Swimmer Spotlight - Jane Asher


Spotlight on: Marathon Swims Oldest Participant, Jane Asher

The second of our 2019 Marathon Swims interviews is with swimming legend, Jane Asher. Born in 1931 in Zambia, Jane has over 80 years of swimming experience. Now living near her family in London, Jane is part of the Kings Cormorants swimming club in Wimbledon. She took part in the 1k Marathon Swims challenge back in 2019. As Marathon Swims oldest participant, we caught up with Jane after her stellar performance.


How did you get into swimming?

I’m 88 years old and when I was a small child, we couldn’t swim because the rivers were full of wild animals and there weren’t swimming pools in the area. I started swimming when my parents moved to Johannesburg as there were swimming pools. I must have been about 7 years old when I started so I’ve been swimming for a long time! Swimming is in the blood. My mother and her mother were English, and they swam here in the sea.


Do you take part in competitions like this often?

Yes, I do. Every 5 years I move into a new age group with records to go for. Next year I’ll go to Budapest for the European Championships. I hold the world record for the 50m butterfly. Two weeks from now, I swim a 1500-meter race so you can tell, I’m always challenging myself.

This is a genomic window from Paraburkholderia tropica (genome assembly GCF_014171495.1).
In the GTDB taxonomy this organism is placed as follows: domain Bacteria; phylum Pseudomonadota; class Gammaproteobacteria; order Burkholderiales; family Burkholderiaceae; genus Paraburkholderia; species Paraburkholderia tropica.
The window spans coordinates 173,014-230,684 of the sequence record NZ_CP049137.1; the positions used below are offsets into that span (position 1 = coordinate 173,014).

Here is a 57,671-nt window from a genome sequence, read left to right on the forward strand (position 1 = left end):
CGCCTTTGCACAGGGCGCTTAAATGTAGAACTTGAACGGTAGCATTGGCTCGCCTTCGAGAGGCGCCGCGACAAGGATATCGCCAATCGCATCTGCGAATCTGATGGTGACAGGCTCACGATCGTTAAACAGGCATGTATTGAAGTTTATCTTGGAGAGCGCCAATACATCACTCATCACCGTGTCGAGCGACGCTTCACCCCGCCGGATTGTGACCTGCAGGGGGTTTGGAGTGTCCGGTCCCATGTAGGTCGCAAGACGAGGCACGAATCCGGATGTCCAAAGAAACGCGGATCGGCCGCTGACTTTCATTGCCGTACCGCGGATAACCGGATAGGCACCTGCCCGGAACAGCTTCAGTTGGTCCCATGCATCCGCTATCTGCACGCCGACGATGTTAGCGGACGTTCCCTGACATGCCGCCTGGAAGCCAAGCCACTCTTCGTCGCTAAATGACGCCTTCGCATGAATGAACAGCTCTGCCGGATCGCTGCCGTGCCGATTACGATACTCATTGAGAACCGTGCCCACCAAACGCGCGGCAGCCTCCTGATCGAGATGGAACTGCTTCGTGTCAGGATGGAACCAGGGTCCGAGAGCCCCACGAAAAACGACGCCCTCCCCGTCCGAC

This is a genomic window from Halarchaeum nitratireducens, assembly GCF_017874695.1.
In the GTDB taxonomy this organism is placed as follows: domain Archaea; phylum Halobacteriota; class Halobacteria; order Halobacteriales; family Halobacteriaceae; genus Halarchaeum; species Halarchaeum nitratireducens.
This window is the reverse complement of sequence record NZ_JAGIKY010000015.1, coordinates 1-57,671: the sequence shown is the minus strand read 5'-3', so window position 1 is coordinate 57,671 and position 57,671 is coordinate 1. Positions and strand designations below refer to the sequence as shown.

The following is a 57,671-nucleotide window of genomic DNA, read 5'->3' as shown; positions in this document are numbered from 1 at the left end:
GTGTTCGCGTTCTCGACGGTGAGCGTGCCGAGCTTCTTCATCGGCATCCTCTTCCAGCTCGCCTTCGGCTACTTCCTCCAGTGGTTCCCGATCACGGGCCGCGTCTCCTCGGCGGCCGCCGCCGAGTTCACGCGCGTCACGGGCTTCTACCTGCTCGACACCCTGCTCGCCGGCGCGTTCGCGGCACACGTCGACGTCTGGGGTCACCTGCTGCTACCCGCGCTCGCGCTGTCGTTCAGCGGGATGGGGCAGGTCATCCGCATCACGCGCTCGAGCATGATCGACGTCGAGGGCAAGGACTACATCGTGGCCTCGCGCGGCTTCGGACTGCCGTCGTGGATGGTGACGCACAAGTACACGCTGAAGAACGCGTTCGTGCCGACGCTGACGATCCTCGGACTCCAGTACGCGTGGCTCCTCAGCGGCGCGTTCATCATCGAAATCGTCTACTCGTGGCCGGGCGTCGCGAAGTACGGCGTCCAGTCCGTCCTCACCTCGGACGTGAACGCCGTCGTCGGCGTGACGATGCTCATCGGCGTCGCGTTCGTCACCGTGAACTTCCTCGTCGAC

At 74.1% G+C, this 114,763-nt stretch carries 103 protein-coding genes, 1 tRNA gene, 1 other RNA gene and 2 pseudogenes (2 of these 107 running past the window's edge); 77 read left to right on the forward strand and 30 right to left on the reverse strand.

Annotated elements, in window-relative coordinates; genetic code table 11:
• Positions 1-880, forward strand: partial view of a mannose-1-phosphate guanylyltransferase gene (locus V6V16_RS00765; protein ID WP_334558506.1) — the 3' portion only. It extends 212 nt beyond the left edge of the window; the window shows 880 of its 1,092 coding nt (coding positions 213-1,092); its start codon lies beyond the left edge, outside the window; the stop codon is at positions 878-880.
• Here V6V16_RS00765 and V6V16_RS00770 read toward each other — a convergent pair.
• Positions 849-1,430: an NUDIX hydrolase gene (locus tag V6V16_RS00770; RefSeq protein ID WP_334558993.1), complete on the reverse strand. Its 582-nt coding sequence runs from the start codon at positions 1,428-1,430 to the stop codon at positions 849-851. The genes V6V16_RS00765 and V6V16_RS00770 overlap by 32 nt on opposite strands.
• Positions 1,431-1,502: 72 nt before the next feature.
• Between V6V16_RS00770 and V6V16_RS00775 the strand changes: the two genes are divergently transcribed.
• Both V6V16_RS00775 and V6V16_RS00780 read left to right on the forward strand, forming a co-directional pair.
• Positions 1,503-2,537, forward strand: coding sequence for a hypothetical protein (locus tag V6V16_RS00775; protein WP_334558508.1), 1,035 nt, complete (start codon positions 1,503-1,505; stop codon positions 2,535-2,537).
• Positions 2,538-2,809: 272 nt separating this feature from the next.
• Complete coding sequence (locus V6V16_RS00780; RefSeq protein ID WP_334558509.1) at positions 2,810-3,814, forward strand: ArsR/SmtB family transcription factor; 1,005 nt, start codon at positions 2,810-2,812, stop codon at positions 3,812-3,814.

Where do you train?

I’m part of Kings Cormorants swimming club. We were without a pool for a while as where we trained was an old pool which was pulled down and not replaced until a year later, so we were bereft! It’s hard because when you lose training time, the older you are the harder it is to get back.

Normally I swim 4 times a week but over the last year, I’ve not been able to swim as much which is why I did the 1k today. As a girl, I swam every day, sometimes twice a day. I don’t have time to swim as much as that now. I have 11 grandchildren, I do Pilates and tai chi, I coach, and I have lots of friends, so I have lots of things to do!


What do you like about Marathon Swims?

It’s good for you. 1km doesn’t sound like a lot but the short sprints are actually quite hard to do because you’re more tense than a longer swim. I always get sponsored, so it raises money which is important to me. All of my husband’s family have been impacted by Cancer, so I raise money for Cancer charities to keep researching a cure. Macmillan has been great so it’s good to support them too.


What do your friends and family think of your swimming achievements?

They know I’m a nut case! You’ve got to have fun, haven’t you? Also, because I coach, I need to set an example and show people what can be done. I enjoy it so much and I’m going to keep swimming for as long as I can.

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